Chichester Cathedral

Called by the architectural historian Nikolaus Pevsner as “the most typical English Cathedral,” Chichester Cathedral was founded in 1075 and is a superb example of both the Norman and the Gothic architectural styles. 

The history of the structure dates to 681 when Saint Wilfred brought Christianity to Sussex. By 1076 work on the present building began and was later completed under Bishop Luffa in time for its consecration to the Holy Trinity in 1108. The structure has two features unique among England’s medieval cathedrals: a free-standing medieval bell tower and double aisles.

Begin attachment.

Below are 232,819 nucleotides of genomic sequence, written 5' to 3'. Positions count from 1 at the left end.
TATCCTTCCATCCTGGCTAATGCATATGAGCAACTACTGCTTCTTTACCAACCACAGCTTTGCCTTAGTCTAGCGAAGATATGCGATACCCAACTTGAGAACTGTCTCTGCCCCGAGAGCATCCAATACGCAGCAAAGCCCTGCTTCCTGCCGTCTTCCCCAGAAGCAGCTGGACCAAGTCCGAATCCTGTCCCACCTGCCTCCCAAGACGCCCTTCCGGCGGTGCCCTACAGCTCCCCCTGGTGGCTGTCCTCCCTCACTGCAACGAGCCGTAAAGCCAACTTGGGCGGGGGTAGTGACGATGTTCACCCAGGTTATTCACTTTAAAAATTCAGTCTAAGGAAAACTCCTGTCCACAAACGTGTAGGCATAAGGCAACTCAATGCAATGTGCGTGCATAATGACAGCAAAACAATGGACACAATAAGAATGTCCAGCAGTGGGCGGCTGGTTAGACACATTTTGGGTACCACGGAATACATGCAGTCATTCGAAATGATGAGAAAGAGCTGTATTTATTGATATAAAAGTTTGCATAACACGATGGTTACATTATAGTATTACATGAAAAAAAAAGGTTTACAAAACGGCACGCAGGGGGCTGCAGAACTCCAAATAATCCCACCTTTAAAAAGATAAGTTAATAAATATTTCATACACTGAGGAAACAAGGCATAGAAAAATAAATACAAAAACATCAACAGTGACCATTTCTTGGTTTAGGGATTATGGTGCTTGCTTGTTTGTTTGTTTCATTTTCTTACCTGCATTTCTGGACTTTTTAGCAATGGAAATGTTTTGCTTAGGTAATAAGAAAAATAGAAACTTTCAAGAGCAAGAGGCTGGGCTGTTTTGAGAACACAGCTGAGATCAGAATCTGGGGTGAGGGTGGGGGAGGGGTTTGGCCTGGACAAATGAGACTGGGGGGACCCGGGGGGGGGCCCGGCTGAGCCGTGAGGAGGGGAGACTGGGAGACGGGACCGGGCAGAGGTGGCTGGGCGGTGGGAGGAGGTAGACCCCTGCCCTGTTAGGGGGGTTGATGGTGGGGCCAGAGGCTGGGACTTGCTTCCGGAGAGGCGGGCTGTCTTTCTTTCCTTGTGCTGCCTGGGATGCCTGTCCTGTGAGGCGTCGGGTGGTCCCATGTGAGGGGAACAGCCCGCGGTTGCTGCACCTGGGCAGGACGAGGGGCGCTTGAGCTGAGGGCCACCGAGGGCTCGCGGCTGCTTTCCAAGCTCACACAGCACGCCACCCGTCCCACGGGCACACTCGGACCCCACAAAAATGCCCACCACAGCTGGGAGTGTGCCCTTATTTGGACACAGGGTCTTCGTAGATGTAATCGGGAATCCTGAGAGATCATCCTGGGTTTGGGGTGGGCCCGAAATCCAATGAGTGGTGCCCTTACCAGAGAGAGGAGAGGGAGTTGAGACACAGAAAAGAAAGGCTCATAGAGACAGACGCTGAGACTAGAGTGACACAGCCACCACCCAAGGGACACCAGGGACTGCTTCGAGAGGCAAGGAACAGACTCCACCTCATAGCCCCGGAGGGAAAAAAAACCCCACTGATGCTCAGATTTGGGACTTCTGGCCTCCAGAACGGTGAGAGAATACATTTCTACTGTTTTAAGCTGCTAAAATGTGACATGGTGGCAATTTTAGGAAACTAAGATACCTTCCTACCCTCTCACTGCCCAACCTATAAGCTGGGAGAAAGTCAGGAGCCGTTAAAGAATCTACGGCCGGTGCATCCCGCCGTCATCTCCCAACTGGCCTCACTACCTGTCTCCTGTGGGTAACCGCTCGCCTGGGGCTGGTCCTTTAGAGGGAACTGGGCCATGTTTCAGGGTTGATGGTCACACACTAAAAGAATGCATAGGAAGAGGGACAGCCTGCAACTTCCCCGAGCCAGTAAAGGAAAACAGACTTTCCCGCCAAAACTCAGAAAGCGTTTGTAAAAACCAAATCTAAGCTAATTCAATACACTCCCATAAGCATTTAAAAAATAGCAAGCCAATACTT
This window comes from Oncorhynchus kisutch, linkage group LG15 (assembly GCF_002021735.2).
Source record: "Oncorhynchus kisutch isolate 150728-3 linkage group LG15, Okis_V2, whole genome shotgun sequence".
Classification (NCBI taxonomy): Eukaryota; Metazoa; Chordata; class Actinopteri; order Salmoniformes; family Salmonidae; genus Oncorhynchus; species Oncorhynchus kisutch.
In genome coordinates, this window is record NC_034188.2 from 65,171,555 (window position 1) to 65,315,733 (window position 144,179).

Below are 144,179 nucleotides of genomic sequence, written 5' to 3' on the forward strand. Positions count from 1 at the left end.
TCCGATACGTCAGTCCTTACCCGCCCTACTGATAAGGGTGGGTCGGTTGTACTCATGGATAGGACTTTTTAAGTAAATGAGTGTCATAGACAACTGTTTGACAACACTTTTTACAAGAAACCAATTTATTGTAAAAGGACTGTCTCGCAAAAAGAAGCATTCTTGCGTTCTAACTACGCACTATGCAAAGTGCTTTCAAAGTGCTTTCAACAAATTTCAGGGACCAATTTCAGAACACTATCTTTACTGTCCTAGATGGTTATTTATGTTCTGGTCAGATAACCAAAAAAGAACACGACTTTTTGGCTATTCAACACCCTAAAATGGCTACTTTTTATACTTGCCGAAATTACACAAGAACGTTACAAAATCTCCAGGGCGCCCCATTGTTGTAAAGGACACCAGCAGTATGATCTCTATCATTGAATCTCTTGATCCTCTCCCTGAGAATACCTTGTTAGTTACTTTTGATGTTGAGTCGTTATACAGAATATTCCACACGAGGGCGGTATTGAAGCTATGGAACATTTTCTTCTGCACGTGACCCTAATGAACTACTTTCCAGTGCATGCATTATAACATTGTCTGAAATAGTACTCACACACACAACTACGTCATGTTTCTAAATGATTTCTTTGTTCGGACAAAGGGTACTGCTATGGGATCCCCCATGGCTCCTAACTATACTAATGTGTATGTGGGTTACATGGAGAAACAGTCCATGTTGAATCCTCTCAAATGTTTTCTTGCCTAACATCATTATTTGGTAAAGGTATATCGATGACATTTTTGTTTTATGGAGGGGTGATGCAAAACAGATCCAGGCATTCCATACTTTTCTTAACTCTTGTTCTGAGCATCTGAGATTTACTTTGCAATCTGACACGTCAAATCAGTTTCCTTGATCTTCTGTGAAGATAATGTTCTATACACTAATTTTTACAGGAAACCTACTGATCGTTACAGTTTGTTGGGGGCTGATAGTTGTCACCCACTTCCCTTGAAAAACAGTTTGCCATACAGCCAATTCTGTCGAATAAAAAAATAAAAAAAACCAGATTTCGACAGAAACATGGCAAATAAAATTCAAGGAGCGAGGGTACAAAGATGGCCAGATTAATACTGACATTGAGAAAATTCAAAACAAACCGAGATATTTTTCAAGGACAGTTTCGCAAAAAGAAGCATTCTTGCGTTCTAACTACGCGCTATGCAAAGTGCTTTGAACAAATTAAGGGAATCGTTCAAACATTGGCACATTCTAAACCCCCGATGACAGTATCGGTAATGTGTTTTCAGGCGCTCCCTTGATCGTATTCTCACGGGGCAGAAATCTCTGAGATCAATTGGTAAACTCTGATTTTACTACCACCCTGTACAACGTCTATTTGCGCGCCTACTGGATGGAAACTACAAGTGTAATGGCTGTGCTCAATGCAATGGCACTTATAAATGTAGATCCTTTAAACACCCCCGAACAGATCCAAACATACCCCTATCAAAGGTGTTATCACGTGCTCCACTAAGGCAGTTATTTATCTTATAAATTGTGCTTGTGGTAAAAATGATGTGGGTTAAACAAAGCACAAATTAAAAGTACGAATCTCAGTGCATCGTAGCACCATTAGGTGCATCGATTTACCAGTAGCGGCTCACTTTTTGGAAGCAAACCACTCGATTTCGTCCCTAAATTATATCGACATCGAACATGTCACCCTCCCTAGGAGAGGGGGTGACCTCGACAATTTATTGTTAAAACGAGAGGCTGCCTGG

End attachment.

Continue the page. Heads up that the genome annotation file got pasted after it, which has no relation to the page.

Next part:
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The stone for the cathedral was initially brought from the Isle of Wright, and then from Normandy in France. Works for the project included re-moving the existing Copper roof and recovering in Sandcast Lead.

DBR Southern carried out extensive stone replacement and repointing to the tower over the Chapel of St Michael.

Extensive roof repairs were undertaken by DBR Leadwork, following the work by DBR Southern.  Click here to learn more.

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